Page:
Playing with Sherwood Stewart, she won her first Grand Slam championship in 1988, mixed doubles at Wimbledon. She also reached the semifinals in the U.S. Open by defeating Navratilova -- the only time Garrison ever beat Navratilova in 34 matches.
Then, as a member of the U.S. Olympic team, Garrison defeated Pam Shriver in the quarterfinals to gain a bronze medal. In doubles, she teamed with Shriver to win the gold, defeating Czechoslovakians Jana Novotna and Helena Sukova in the final, 4-6, 6-2, 10-8.
Garrison reached the 1989 U.S. Open semifinals by defeating Evert in the quarterfinals. The match was the last of Evert's career, while Garrison was at the zenith of her career. Her world singles ranking reached No. 4 in 1989, with only Graf, Navratilova and Sabatini ahead of her. That year, Garrison and Stewart won another Grand Slam event -- the Australian Open.
The highlight of her career came in 1990 at Wimbledon, where she reached the singles final. She also won another Wimbledon mixed doubles championship, this time with Ricky Leach.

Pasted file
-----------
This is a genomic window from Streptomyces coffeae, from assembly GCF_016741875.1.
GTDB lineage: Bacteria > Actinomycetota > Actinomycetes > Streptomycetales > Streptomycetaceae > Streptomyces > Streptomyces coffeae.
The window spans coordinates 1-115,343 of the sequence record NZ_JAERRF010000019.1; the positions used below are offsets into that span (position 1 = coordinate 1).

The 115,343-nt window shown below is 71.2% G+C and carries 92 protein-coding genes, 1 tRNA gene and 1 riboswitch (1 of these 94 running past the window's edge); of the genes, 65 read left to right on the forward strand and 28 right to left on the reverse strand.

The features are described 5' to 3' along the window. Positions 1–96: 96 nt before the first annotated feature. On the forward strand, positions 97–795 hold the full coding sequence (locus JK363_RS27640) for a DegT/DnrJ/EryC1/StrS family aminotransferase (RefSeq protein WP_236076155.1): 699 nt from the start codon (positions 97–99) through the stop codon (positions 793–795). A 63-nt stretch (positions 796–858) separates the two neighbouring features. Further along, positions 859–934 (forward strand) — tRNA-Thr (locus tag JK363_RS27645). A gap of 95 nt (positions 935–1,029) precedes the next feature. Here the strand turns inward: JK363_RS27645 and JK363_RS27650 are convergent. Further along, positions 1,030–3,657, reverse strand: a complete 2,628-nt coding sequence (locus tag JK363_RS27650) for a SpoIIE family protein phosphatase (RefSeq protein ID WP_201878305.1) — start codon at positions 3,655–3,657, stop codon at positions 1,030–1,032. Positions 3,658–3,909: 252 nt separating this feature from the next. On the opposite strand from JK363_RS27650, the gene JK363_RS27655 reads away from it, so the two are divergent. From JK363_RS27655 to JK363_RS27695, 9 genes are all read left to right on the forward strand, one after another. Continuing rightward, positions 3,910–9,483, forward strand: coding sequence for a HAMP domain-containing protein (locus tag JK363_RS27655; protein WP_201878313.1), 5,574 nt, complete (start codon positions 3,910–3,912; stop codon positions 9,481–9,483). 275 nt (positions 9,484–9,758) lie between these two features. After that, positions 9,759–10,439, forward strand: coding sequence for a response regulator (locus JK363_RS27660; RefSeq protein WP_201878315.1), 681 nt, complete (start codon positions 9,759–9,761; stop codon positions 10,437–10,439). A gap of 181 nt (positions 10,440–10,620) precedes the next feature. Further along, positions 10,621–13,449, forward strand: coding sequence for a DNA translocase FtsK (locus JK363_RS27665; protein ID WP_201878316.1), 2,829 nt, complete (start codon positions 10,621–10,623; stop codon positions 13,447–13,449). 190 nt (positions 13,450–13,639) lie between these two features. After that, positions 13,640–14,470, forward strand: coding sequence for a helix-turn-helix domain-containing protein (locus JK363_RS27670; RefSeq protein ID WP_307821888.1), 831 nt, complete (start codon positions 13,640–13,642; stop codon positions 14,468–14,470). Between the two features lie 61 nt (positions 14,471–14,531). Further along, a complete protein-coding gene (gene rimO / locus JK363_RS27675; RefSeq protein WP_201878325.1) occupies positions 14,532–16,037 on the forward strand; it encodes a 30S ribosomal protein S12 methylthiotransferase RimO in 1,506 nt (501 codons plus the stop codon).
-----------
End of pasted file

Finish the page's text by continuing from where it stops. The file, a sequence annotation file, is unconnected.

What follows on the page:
In 1992, Garrison gained the Australian Open doubles final again, this time with Mary Joe Fernandez, before losing. Garrison and Fernandez had already won two other doubles titles in 1990 and 1991.
After postponing a planned retirement in 1995 -- her husband, Willard Jackson, wanted her to play another year for financial reasons -- Garrison left the WTA tour for good in November 1996 after struggling with physical and emotional problems both on and off the court. She finished with an all-time record of 587-271.
During 1997, Garrison went through a divorce from Jackson, her husband of eight years who had cheated on her. Soon, she relapsed into bulimia. That spiraled her into a deep depression, and she hit bottom in February 1999 when she attempted suicide by taking an overdose mixture of Sudafed and Tylenol. "It was the mixture that was dangerous," Garrison said.
She was in the hospital for three days and a treatment center for a week and a half. She believes she emerged confident and healthy.
Garrison still considers herself bulimic, although she controls the illness by maintaining a strict eating routine. She keeps her food meticulously organized in her refrigerator.
Today, she works as a television commentator as well as maintaining active roles in the community and in tennis. She founded the Zina Garrison Foundation for the Homeless in 1988, and the Zina Garrison All-Court Tennis Program, which supports inner-city tennis in Houston, in 1992. She is also a member of the President's Council on Physical Fitness and Sports.